December 7, 2022
2023 BMW M4 CSL - the Return of the CSL Legend
After a seventeen year hiatus, BMW finally released another CSL branded special edition model in July of this year. BMW has only bestowed the Coupe Sport Leichtbau (lightweight) badge to three models - first, the modified E9 CS of the Seventies, second, the E46 M3 of the early 2000’s, and now, the 2023 G82 M4. These rare birds were, and are now, highly praised track artillery. We thought we’d take a look at what it is about the E46 M3 CSL that still has enthusiasts bowing their heads in praise of it, and what the Bavarian hegemon did with the M4 to top that after seventeen years of automotive tech development.
With BMW’s first CSL, released in 1972, they had adapted their flagship coupe, the 3.0CS, to make it eligible for racing in the European Touring Car Championship. The 3.0CSL achieved “leicht” lightweight status with a thin steel body, aluminium alloy for the doors, hood, and trunk lid, and Perspex thermoplastic windows. The engine stroke was lengthened, and aerodynamics were improved with the addition of a large air dam, fender fins, a roof spoiler, and a rear wing.
The E46 M3 CSL was an embodiment of all that motorsport had on offer in 2003. A legend so highly regarded that a 4,698 km example recently sold for €325.6k euros at Sotheby’s in their November Munich auction. Just 1,383 were made in total from June to December of 2003, with two colour options available; Silver Grey Metallic and Sapphire Black. For the first time, BMW installed a visible carbon fibre roof, weight saving technology that would become a mainstay of the M car modus operandi. With a carbon roof, door cards, and centre console, along with composite materials used for the rear diffuser, front apron, and intake manifold, as well as an aluminium bonnet, and thin rear window glass, the E46 CSL shed 110 kg to achieve a power-to-weight ratio of 3.6 kilograms per hp (vs the regular M3 with 4.3 kg/hp).
Other distinguishing features include the chequered flag door sills, a curved carbon fibre trunk lid, and a single porthole on the drivers side of the front apron which feeds oxygen to the engine through an enlarged intake air duct.
The M3 CSL was equipped with a high performance version of BMW’s stalwart S54B32 inline-six. With modified camshafts and valves, the S54B32HP generated 360 horsepower and 273 lb-ft of torque. With a lightweight carbon fibre airbox and thin-walled dual exhaust, this CSL engine gained swathes of admirers for the sharp metallic rasp of its engine note.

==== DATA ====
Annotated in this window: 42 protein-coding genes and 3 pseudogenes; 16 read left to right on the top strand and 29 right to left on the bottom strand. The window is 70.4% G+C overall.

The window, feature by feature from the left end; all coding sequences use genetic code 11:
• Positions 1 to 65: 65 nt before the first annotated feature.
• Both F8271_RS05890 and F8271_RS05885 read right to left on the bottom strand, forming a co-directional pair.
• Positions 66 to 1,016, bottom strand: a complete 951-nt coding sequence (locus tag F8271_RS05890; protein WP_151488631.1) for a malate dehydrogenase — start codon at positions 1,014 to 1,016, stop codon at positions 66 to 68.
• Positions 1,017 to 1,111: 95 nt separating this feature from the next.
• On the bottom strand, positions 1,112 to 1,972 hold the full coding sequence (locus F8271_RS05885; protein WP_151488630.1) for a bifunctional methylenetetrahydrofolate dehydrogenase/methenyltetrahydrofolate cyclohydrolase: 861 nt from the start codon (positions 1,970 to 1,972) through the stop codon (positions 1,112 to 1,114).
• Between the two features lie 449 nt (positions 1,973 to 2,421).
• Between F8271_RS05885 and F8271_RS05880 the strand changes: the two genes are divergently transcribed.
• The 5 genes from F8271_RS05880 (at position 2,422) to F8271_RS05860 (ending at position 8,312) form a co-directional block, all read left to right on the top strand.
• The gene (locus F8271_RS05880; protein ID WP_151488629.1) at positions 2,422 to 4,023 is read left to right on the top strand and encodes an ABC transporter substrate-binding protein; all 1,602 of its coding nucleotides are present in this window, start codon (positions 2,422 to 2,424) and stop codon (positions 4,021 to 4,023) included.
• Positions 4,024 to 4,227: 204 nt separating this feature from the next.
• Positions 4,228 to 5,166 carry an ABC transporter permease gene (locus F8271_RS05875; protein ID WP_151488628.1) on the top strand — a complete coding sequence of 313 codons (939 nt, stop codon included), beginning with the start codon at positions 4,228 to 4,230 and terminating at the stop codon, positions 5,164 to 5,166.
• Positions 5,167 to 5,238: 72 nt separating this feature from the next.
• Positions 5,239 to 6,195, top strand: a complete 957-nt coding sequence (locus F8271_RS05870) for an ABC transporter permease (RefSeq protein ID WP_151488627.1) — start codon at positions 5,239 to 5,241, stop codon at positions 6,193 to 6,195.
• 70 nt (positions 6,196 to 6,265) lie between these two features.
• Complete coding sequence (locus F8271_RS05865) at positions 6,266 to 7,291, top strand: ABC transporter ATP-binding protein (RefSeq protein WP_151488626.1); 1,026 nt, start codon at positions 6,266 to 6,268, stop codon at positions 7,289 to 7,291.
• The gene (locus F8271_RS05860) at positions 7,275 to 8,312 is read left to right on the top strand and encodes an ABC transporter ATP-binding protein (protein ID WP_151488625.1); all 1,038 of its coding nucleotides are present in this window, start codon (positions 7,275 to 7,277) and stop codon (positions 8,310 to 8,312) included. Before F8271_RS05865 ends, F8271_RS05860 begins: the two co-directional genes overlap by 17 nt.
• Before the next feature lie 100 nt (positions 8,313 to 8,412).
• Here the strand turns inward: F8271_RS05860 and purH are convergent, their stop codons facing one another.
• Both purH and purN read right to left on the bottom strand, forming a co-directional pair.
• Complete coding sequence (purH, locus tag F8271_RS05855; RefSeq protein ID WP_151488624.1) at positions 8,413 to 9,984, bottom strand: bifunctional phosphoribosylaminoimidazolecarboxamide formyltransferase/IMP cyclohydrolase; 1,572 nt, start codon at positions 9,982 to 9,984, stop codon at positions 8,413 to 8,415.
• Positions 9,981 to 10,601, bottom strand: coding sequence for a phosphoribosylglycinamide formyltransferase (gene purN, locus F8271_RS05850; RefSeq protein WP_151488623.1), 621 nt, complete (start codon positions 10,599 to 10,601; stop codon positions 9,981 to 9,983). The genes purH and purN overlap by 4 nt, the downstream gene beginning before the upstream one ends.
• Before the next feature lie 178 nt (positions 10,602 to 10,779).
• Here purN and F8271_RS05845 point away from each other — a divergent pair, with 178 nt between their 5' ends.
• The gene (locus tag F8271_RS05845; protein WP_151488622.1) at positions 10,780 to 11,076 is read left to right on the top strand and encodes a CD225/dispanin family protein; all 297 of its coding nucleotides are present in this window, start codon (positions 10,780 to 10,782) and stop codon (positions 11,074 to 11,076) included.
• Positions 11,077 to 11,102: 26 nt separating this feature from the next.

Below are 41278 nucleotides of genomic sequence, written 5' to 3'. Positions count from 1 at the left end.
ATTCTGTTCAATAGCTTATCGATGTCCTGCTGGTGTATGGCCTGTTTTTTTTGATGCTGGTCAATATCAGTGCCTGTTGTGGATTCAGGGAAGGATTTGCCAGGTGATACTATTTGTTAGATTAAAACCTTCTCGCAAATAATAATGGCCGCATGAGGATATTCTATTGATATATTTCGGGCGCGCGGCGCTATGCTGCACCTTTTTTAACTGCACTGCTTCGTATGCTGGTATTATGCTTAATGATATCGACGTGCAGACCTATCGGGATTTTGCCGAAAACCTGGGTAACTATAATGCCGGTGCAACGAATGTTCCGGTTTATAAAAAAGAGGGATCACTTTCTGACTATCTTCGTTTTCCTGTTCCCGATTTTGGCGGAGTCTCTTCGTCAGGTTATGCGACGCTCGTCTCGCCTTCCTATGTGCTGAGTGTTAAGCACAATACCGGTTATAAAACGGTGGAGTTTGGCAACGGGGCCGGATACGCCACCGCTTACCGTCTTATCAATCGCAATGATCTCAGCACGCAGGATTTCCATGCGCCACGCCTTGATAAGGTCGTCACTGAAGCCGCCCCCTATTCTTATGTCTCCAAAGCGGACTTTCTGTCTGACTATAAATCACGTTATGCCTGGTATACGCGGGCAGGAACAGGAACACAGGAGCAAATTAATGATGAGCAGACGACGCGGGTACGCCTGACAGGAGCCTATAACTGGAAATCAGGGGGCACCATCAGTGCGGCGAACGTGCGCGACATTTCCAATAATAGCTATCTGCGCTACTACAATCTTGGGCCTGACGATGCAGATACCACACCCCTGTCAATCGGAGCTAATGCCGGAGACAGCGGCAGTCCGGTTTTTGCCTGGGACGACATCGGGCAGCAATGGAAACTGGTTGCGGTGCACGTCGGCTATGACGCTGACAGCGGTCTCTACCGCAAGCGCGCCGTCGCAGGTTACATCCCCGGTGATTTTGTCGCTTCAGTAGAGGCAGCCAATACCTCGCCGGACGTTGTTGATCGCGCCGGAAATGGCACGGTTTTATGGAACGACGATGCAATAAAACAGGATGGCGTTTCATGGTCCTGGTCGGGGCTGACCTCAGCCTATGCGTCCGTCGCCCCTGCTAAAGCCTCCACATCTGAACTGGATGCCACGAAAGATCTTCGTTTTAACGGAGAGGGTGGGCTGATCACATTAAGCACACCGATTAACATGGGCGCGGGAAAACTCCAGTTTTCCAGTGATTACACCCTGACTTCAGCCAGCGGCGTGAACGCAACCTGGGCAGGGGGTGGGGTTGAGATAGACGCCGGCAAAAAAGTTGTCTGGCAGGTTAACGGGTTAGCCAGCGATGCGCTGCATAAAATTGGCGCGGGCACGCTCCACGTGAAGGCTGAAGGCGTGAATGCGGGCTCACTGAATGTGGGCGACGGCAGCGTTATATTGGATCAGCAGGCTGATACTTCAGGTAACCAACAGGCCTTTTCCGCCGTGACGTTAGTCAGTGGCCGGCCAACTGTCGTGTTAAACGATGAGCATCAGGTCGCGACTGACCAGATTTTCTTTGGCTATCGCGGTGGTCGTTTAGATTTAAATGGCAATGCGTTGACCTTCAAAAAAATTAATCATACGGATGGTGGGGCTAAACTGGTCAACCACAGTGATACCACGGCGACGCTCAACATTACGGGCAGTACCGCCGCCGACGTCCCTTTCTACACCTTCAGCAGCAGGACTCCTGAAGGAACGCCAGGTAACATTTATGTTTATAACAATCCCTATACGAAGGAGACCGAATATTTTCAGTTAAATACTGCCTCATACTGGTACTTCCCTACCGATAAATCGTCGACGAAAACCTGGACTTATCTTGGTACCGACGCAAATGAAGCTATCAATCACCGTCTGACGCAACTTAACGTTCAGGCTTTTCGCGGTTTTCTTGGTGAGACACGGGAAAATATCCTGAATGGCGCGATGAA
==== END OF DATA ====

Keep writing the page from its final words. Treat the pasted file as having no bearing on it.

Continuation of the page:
Optimised handling was achieved with a low centre of gravity, shorter springs on the front struts, increased front and rear camber, and a widened track width due to the 0.5” wider wheels unique to the CSL. Shifts were managed by an SMG II 6-speed automatic transmission with drivelogic, which allows the driver to select how long the gears are held while accelerating, and how fast the gears change. However, it was controversial not to release a manual option.
With the new M4 CSL, BMW has answered the call sounded by the Porsche 911 GT3 and the news of the upcoming release of the Mercedes AMG C63 S E-Performance. Only 1000 examples of the M4 were released to a CSL-starved public.
Relieved of a back seat and 24 lbs of sound-deadening material, and gifted with a titanium exhaust and the characteristic carbon fibre hood, as well as carbon fibre seats, the CSL is 190 lbs lighter than the base M4. After all this, if the E46 M3 was a raspy symphony, the M4 is an immersive ultrasonic experience.
BMW opted again to lower the ride height, and stiffened the suspension, allowing the 543 hp and 479 lb-ft of torque in the high performance 3.0-liter twin-turbo straight-six engine to more directly interact with the road, with a zero-to-60 mph of 3.3 seconds. The M4 engine is intercooled with dual overhead cams and 4 valves per cylinder, with an aluminium block and head, and direct fuel injection. It’s paired with an 8-speed ZF automatic transmission and has a top speed of 307 km/hr.
The exterior design is undeniably track-ready, with a carbon fibre splitter and aggressively angled front fascia, red racing stripes, and animalistic tail lights. Inside, red and grey microsuede, red stitching, carbon fibre, and digital displays abound. Picking up where Drivelogic left off, there are endless customizable options; driving modes, shift speeds, chassis comfort levels, steering agility, brake response - all are a testament to how far the BMW brand has come.
Still, some purists argue that the E46 is the more enjoyable car, pointing to the character and linearity of the naturally aspirated S54 engine. But of course the fast, smooth shifts of the 8-speed ZF gearbox, colossal carbon ceramic brakes, and 543 horsepower in the M4 are pretty unassailable.
Comparing the two, the impression left is of BMW’s unrivalled ability to create a timeless competition classic with an easy claim to perfection.